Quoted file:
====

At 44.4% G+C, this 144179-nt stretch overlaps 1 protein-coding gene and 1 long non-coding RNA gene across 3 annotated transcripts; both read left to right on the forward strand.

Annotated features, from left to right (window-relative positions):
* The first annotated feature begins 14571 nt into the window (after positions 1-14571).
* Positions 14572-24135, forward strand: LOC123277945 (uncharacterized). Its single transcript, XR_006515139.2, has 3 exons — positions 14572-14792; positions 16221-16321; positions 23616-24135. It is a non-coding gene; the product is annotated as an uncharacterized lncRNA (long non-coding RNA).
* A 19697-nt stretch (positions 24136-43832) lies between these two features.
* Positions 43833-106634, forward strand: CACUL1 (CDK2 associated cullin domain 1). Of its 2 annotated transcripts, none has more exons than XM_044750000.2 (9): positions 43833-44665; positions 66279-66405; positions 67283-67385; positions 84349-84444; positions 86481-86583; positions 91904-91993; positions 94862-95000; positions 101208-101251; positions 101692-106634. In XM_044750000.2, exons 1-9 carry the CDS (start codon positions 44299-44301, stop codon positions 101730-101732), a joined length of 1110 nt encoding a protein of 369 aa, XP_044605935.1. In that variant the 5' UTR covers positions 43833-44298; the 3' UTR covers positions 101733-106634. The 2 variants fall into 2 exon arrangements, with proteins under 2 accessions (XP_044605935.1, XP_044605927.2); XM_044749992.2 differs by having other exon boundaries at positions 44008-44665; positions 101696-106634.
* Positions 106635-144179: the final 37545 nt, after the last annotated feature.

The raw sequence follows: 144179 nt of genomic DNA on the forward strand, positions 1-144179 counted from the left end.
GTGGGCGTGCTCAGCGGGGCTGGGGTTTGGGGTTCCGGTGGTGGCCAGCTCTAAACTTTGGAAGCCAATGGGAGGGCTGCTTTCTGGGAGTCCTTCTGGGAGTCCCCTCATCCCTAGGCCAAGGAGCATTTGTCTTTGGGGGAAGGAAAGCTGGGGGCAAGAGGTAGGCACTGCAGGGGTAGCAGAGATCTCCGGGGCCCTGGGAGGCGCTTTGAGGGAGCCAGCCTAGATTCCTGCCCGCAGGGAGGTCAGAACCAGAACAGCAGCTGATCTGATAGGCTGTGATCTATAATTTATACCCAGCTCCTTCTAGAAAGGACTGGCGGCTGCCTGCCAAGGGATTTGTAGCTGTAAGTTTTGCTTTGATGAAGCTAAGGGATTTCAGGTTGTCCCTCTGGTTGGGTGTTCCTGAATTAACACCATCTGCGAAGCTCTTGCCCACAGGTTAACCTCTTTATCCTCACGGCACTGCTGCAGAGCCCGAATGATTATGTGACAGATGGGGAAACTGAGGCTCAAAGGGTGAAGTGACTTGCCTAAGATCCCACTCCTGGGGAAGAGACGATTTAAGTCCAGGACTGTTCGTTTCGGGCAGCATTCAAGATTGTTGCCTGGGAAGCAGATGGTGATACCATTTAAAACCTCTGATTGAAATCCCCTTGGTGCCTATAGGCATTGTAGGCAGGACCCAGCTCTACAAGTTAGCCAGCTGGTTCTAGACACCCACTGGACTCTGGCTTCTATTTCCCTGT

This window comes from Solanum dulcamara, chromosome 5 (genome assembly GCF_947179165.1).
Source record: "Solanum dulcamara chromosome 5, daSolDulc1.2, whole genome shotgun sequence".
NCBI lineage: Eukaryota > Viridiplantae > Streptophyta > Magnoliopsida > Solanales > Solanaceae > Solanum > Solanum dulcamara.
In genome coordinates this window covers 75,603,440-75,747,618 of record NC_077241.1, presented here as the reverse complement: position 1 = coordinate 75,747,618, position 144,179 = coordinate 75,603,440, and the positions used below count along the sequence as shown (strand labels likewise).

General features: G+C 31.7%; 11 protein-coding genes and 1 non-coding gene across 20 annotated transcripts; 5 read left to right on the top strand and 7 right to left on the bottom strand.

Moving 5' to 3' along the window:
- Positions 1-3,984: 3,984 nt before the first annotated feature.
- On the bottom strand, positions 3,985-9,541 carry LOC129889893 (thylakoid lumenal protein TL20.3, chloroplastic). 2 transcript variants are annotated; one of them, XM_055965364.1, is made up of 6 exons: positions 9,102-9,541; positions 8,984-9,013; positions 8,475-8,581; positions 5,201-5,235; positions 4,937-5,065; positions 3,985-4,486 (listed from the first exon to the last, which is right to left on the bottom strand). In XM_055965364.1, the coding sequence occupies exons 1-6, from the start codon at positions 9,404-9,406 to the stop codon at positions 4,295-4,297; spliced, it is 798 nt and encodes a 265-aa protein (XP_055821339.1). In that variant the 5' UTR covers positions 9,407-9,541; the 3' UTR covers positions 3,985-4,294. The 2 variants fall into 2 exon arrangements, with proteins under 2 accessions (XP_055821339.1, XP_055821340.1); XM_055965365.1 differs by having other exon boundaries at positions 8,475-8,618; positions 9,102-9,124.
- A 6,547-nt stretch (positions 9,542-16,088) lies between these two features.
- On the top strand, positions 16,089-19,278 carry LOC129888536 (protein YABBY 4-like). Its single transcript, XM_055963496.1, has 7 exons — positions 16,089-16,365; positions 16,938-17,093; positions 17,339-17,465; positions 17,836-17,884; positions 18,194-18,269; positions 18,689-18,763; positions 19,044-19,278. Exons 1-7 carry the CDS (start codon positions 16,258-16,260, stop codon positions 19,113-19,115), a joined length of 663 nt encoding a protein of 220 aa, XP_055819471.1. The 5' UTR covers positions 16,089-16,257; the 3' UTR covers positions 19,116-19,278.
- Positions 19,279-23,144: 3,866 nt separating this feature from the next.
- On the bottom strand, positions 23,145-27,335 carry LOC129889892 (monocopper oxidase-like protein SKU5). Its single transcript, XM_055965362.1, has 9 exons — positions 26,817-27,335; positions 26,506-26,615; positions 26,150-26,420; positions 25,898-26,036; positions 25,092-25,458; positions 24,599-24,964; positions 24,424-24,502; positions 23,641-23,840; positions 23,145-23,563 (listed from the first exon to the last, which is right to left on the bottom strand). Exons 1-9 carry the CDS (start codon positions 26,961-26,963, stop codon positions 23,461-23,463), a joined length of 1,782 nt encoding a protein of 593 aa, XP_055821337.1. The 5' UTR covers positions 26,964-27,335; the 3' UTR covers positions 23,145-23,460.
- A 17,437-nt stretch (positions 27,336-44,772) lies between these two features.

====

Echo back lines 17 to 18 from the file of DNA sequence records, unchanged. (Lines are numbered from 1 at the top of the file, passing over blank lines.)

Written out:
- On the bottom strand, positions 3,985-9,541 carry LOC129889893 (thylakoid lumenal protein TL20.3, chloroplastic). 2 transcript variants are annotated; one of them, XM_055965364.1, is made up of 6 exons: positions 9,102-9,541; positions 8,984-9,013; positions 8,475-8,581; positions 5,201-5,235; positions 4,937-5,065; positions 3,985-4,486 (listed from the first exon to the last, which is right to left on the bottom strand). In XM_055965364.1, the coding sequence occupies exons 1-6, from the start codon at positions 9,404-9,406 to the stop codon at positions 4,295-4,297; spliced, it is 798 nt and encodes a 265-aa protein (XP_055821339.1). In that variant the 5' UTR covers positions 9,407-9,541; the 3' UTR covers positions 3,985-4,294. The 2 variants fall into 2 exon arrangements, with proteins under 2 accessions (XP_055821339.1, XP_055821340.1); XM_055965365.1 differs by having other exon boundaries at positions 8,475-8,618; positions 9,102-9,124.
- A 6,547-nt stretch (positions 9,542-16,088) lies between these two features.